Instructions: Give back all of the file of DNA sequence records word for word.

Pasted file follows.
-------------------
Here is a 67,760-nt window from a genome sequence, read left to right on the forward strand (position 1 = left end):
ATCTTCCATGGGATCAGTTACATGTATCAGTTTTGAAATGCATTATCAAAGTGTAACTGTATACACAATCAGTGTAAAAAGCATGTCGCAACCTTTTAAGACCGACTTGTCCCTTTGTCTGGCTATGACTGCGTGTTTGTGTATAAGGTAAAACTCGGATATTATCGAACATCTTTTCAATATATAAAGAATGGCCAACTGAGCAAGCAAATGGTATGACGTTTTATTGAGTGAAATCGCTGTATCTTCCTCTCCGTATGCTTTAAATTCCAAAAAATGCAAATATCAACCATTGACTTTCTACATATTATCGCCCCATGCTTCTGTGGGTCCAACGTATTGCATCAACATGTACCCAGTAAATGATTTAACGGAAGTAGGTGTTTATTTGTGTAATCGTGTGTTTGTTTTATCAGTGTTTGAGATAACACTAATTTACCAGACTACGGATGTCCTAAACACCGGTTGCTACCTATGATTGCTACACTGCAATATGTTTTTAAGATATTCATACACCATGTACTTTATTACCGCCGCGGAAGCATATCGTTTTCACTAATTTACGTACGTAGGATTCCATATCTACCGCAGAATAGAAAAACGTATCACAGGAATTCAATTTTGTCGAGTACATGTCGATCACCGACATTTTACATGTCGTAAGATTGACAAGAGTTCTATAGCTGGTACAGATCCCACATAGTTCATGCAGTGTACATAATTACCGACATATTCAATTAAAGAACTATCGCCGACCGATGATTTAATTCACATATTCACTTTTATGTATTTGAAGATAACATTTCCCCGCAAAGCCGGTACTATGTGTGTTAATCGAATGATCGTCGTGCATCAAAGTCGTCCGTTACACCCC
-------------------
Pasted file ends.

Here is a 67,760-nt window from a genome sequence, read left to right on the forward strand (position 1 = left end):
ATCTTCCATGGGATCAGTTACATGTATCAGTTTTGAAATGCATTATCAAAGTGTAACTGTATACACAATCAGTGTAAAAAGCATGTCGCAACCTTTTAAGACCGACTTGTCCCTTTGTCTGGCTATGACTGCGTGTTTGTGTATAAGGTAAAACTCGGATATTATCGAACATCTTTTCAATATATAAAGAATGGCCAACTGAGCAAGCAAATGGTATGACGTTTTATTGAGTGAAATCGCTGTATCTTCCTCTCCGTATGCTTTAAATTCCAAAAAATGCAAATATCAACCATTGACTTTCTACATATTATCGCCCCATGCTTCTGTGGGTCCAACGTATTGCATCAACATGTACCCAGTAAATGATTTAACGGAAGTAGGTGTTTATTTGTGTAATCGTGTGTTTGTTTTATCAGTGTTTGAGATAACACTAATTTACCAGACTACGGATGTCCTAAACACCGGTTGCTACCTATGATTGCTACACTGCAATATGTTTTTAAGATATTCATACACCATGTACTTTATTACCGCCGCGGAAGCATATCGTTTTCACTAATTTACGTACGTAGGATTCCATATCTACCGCAGAATAGAAAAACGTATCACAGGAATTCAATTTTGTCGAGTACATGTCGATCACCGACATTTTACATGTCGTAAGATTGACAAGAGTTCTATAGCTGGTACAGATCCCACATAGTTCATGCAGTGTACATAATTACCGACATATTCAATTAAAGAACTATCGCCGACCGATGATTTAATTCACATATTCACTTTTATGTATTTGAAGATAACATTTCCCCGCAAAGCCGGTACTATGTGTGTTAATCGAATGATCGTCGTGCATCAAAGTCGTCCGTTACACCCC